The criminal justice system is not reserved for adults, and there are plenty of cases where the offender is a juvenile. The biggest concern for most youthful offenders (meaning those defendants charged with a crime while under the age of 18) is whether the system will try you as an adult, or allow you to proceed through the juvenile court. There are benefits to maintain your status as a juvenile defendant, but there are also some missteps to avoid.

Three mistakes and/or misperceptions about how the juvenile justice system works in Florida include:

  • The belief that most offenses occur when school is out. This is simply not true and you can be charged with a crime as a juvenile at any time of the year, including times when you are not on a break from school or over the summer. It is important to keep this in mind, because many younger defendants think the authorities are looking for reasons to make arrests in the warmer months, but some figures show the number of arrests is actually lower over summer break than at other times of the year. Remembering this statistic may help a youthful offender to think twice before acting out, and can help to keep an arrest from taking place.
  • The thought that taking a hard line will teach a younger offender a lesson, by teaching them a hard life lesson in a restrictive setting. The truth is that rehabilitation works better than facilities with strict rules, and the incident of repeat offenses decreases when juveniles are given a second chance rather than a wakeup call.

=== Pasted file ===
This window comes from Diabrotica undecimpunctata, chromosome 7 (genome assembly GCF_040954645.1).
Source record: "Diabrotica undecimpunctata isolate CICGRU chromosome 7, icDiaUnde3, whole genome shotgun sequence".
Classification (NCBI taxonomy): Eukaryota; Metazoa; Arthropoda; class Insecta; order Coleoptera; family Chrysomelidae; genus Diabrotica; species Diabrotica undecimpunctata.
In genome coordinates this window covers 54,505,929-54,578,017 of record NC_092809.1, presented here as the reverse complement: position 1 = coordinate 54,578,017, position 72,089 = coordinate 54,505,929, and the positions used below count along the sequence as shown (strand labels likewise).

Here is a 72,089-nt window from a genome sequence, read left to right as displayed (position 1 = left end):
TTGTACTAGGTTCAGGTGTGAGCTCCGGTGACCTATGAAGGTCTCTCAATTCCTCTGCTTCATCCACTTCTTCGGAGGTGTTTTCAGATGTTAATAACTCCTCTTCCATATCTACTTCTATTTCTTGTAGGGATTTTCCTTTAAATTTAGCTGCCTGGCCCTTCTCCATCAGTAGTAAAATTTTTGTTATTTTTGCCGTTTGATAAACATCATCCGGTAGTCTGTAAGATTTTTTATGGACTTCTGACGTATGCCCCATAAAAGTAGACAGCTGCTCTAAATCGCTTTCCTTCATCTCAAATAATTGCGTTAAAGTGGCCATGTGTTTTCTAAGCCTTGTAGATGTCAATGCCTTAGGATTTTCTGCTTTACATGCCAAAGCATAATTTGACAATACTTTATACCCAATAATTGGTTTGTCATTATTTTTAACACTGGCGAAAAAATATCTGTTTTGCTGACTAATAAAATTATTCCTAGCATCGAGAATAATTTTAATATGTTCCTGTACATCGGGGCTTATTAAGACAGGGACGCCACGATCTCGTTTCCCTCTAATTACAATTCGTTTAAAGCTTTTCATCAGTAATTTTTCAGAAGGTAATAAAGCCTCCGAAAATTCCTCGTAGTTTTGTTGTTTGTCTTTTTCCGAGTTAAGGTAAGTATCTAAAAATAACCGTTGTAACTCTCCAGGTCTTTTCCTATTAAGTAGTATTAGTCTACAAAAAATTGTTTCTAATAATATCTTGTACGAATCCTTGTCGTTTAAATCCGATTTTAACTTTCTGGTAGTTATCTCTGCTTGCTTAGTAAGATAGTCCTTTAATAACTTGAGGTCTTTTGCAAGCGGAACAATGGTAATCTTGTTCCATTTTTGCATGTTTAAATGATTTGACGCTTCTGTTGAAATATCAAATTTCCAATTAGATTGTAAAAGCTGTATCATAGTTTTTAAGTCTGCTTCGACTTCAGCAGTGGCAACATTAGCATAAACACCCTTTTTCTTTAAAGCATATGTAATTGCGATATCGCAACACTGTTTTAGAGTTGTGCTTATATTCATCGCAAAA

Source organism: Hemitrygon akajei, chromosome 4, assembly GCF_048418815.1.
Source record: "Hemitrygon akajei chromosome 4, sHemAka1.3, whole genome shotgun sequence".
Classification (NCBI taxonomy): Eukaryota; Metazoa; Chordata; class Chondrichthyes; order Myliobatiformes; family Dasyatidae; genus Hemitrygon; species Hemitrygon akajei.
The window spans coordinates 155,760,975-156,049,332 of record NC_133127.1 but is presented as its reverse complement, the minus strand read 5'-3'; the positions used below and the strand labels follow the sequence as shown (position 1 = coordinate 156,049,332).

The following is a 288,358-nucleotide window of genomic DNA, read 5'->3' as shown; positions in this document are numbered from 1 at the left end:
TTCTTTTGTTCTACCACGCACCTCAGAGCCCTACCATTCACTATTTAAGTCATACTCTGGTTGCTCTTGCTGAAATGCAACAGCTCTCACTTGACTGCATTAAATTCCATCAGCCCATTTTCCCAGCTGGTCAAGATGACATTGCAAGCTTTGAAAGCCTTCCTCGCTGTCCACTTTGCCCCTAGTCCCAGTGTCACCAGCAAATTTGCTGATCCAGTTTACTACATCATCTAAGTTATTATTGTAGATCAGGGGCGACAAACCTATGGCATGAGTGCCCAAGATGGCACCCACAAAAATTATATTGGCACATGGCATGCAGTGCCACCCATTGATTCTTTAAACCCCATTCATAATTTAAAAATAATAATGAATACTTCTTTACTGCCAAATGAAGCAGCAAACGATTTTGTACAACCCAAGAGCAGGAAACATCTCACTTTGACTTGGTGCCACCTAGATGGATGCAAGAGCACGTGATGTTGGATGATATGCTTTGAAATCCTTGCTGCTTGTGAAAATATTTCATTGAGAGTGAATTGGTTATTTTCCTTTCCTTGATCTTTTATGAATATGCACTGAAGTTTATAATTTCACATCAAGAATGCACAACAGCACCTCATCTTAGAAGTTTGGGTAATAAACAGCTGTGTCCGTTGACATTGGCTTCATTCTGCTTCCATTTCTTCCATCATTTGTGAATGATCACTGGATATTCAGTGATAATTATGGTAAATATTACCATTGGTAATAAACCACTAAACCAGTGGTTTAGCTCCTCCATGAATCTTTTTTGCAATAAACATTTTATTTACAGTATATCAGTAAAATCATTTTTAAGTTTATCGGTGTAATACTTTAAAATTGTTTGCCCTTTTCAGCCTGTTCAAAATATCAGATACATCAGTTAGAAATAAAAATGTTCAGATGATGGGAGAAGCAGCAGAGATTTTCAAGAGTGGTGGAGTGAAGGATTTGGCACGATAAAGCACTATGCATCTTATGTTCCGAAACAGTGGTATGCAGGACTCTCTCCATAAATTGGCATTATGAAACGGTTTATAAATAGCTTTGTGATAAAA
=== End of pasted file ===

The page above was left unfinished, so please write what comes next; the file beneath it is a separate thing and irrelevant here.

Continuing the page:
• The idea that giving a juvenile offender a “good scare” will help to deter future bad acts. Much like full lock down facilities do little to deter repeat performances, scaring a youthful offender into desirable behavior usually does not work.

In many of these situations the harm done to the offender can be greater than any good that is accomplished, because resentment tends to build when needs are not met. And it is common for most offenses to take place as a result a “cry for help”, or the need for attention. Most instances of juvenile bad acts are harmless, while others are more severe. The key is to have the punishment fit the crime, while working to teach a lesson that will last a lifetime. We have experience helping juvenile offenders reach solutions that do as little damage to their future as possible, while providing a much needed education. Call us today if you have a loved one that has been charged with a crime as a youthful offender, or if you have questions about how the distinction between being charged as an adult versus a juvenile is made.

If you minor child has been charged with an offense, take the steps necessary to help maintain a good record. Call our office to speak with a skilled criminal defense attorney in Stuart and the Treasure Coast. The first visit is a free consultation, call today.